Not really Bill's thing, he is a trooper going with me to both the small interpretive center and the site itself. It is just the two (and Tessa) of us for the 11 AM tour and our guide, Haley, is knowledgeable and personable.
Sad and inspiring, the story of this place is like much of the history of our treatment of immigrants. In this case it is that of the Chinese who came here to work the gold mines. The inspiration comes from the two men, a doctor and a businessman who built a safe haven for the Chinese community just outside the limits of John Day.
Within the small building was an apothecary, a doctor's "office", a general store, several altars, boarding house, and the home of two incredible Chinese men who lived and worked there for over 30 years. They never returned to the wives and children they left behind in China.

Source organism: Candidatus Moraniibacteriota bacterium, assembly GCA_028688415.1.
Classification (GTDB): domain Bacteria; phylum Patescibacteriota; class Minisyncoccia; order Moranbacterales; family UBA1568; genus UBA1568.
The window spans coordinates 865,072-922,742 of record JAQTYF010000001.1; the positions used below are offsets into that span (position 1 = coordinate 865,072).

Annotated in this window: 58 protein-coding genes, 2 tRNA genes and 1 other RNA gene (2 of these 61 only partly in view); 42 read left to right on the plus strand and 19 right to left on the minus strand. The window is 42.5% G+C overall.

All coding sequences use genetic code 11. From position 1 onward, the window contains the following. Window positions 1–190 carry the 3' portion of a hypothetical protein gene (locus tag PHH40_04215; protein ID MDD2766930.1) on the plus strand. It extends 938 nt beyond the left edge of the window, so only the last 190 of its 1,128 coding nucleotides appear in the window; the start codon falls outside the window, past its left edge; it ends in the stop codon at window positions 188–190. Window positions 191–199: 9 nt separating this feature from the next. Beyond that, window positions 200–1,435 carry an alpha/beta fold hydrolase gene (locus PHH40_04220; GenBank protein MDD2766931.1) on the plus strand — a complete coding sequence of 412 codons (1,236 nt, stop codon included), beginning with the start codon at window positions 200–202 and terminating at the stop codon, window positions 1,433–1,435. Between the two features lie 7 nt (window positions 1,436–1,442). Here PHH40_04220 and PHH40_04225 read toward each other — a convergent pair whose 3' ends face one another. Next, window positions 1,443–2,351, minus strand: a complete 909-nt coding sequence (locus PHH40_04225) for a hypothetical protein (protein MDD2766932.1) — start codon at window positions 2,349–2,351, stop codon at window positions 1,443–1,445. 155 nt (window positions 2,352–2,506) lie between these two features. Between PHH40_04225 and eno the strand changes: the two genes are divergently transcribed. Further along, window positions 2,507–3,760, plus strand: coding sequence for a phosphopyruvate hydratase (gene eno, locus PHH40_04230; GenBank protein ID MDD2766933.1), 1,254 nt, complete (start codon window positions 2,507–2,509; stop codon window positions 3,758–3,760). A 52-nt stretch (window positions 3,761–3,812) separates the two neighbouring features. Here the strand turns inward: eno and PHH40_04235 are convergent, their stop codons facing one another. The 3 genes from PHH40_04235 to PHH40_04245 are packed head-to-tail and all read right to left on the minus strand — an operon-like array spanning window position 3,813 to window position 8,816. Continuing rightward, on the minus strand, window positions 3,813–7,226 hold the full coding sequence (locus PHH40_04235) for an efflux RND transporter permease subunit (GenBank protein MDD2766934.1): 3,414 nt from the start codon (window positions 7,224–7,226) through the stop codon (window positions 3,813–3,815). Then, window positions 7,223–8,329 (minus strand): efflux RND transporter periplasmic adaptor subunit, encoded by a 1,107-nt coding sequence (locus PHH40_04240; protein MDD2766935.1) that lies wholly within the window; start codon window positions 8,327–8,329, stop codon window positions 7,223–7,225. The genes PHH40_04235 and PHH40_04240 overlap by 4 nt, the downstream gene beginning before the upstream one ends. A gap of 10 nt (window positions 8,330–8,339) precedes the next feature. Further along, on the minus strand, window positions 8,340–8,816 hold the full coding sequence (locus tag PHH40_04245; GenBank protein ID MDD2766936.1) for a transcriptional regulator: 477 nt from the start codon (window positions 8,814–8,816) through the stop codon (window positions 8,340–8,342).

What makes the place so incredible is the preservation of everything found when the building was reopened in the 1960's. Nothing has been added, nor taken away. The unopened boxes of herbs, the jar of peanut butter, the fork left on the wall - all are today as they were when the door was closed back then.
|Herbs and animal parts as they were found|
|25 cents got a man a safe place to sleep, a meal, and usually a card game - 16 slept on these four bunks|
|The small kitchen fed up to 25 men each night|
|All was preserved as found,|
|including the two snakes in a jar|